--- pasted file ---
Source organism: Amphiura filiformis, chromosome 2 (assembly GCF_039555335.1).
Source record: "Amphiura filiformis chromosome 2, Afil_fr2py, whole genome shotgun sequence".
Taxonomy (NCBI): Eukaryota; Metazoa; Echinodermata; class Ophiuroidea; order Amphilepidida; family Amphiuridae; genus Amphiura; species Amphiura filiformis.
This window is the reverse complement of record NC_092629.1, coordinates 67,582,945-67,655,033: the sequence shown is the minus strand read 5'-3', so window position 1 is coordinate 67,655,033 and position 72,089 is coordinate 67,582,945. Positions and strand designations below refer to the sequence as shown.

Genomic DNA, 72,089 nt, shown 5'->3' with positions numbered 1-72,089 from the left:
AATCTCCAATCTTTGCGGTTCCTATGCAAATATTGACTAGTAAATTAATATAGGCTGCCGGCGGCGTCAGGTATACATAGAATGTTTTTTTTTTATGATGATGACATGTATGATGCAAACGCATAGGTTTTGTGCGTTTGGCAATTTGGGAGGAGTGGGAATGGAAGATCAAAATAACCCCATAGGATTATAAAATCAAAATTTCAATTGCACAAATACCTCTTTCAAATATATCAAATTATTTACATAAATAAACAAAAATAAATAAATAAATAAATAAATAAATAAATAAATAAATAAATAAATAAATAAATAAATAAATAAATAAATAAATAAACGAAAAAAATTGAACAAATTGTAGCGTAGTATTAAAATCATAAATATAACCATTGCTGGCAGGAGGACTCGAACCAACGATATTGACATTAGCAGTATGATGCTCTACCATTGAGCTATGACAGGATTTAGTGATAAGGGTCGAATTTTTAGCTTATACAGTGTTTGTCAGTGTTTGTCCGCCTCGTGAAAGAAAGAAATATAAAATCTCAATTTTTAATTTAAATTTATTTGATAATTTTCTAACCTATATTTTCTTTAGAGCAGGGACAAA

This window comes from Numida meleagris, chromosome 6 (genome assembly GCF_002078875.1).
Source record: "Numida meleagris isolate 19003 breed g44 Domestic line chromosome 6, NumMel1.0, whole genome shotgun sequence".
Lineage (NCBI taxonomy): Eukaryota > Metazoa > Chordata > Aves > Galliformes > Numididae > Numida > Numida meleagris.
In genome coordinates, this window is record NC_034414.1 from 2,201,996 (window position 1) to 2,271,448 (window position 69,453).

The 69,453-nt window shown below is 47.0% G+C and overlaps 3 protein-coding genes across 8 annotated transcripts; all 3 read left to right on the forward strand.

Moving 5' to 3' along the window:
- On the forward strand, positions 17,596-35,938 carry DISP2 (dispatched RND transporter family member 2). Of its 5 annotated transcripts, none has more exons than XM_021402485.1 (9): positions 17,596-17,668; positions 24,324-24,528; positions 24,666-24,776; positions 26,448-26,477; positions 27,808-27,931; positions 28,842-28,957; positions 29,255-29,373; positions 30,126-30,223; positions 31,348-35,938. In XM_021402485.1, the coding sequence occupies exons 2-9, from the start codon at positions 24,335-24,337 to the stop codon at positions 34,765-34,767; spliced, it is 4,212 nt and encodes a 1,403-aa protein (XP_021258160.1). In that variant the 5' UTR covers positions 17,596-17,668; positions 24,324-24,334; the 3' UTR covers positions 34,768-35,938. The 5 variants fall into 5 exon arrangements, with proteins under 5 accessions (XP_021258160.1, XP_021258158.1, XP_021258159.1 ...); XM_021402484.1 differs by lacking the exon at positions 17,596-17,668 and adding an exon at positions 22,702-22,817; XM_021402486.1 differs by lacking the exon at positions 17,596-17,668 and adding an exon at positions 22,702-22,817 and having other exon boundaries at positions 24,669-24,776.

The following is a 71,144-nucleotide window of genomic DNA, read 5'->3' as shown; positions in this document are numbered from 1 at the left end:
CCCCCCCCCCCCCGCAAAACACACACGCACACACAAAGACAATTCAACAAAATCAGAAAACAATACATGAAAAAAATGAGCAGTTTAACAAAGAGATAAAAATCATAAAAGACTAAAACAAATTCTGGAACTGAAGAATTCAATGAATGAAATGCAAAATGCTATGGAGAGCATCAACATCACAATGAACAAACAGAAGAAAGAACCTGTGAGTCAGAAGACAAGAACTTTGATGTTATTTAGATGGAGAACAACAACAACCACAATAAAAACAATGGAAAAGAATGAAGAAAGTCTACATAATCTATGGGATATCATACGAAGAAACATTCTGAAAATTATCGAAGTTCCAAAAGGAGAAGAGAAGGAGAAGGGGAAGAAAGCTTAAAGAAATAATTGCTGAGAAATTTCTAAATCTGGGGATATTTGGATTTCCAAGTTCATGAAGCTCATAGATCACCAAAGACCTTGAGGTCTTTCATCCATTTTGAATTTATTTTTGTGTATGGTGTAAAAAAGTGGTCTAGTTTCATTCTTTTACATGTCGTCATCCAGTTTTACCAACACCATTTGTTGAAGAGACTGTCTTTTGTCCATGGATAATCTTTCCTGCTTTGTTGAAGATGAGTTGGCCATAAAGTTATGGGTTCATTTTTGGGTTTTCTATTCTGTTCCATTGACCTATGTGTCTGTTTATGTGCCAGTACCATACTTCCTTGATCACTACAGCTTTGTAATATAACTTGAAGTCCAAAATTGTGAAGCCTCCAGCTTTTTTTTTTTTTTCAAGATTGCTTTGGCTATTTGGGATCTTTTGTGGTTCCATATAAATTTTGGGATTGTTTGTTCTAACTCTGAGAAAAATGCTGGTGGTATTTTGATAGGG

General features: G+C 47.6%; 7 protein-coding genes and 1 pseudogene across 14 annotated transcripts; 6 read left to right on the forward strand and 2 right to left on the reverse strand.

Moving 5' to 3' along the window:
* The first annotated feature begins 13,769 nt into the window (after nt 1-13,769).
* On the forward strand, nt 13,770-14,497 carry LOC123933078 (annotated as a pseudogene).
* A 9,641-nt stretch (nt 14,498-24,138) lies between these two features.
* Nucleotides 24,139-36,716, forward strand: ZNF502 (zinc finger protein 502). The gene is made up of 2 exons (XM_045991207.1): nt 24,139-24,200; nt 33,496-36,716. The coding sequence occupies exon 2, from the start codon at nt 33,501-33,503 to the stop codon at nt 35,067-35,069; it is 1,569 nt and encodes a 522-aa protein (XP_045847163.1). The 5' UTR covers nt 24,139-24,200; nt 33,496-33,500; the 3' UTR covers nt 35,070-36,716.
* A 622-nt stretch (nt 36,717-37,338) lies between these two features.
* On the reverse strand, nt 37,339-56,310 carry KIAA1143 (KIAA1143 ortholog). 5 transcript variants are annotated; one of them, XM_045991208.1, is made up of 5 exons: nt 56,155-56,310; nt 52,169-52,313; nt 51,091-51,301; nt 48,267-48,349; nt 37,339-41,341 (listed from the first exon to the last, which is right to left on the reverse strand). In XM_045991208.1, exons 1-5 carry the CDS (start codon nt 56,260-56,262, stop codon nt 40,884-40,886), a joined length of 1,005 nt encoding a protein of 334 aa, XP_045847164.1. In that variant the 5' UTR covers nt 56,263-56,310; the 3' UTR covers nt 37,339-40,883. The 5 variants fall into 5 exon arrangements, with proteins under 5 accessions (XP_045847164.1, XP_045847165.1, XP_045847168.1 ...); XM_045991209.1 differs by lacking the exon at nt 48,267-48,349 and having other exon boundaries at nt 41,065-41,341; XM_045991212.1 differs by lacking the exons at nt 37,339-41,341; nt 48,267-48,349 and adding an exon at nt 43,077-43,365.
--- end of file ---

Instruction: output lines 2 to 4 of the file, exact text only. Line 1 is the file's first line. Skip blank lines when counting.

Source record: "Amphiura filiformis chromosome 2, Afil_fr2py, whole genome shotgun sequence".
Taxonomy (NCBI): Eukaryota; Metazoa; Echinodermata; class Ophiuroidea; order Amphilepidida; family Amphiuridae; genus Amphiura; species Amphiura filiformis.
This window is the reverse complement of record NC_092629.1, coordinates 67,582,945-67,655,033: the sequence shown is the minus strand read 5'-3', so window position 1 is coordinate 67,655,033 and position 72,089 is coordinate 67,582,945. Positions and strand designations below refer to the sequence as shown.